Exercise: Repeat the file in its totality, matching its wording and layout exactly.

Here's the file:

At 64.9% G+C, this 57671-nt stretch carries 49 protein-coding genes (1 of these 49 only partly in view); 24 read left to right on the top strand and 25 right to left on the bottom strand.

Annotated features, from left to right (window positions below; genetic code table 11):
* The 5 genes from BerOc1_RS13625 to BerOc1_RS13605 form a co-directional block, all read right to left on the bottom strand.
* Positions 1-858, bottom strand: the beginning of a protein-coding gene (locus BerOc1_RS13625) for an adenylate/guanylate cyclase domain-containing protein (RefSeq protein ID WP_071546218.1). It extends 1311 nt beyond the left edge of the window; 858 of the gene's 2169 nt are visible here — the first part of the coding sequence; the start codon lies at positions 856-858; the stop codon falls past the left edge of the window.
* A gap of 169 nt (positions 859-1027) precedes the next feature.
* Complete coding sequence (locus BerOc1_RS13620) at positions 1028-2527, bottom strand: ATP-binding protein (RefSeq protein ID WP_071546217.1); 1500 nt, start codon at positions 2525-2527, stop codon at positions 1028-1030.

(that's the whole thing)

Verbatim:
At 64.9% G+C, this 57671-nt stretch carries 49 protein-coding genes (1 of these 49 only partly in view); 24 read left to right on the top strand and 25 right to left on the bottom strand.

Annotated features, from left to right (window positions below; genetic code table 11):
* The 5 genes from BerOc1_RS13625 to BerOc1_RS13605 form a co-directional block, all read right to left on the bottom strand.
* Positions 1-858, bottom strand: the beginning of a protein-coding gene (locus BerOc1_RS13625) for an adenylate/guanylate cyclase domain-containing protein (RefSeq protein ID WP_071546218.1). It extends 1311 nt beyond the left edge of the window; 858 of the gene's 2169 nt are visible here — the first part of the coding sequence; the start codon lies at positions 856-858; the stop codon falls past the left edge of the window.
* A gap of 169 nt (positions 859-1027) precedes the next feature.
* Complete coding sequence (locus BerOc1_RS13620) at positions 1028-2527, bottom strand: ATP-binding protein (RefSeq protein ID WP_071546217.1); 1500 nt, start codon at positions 2525-2527, stop codon at positions 1028-1030.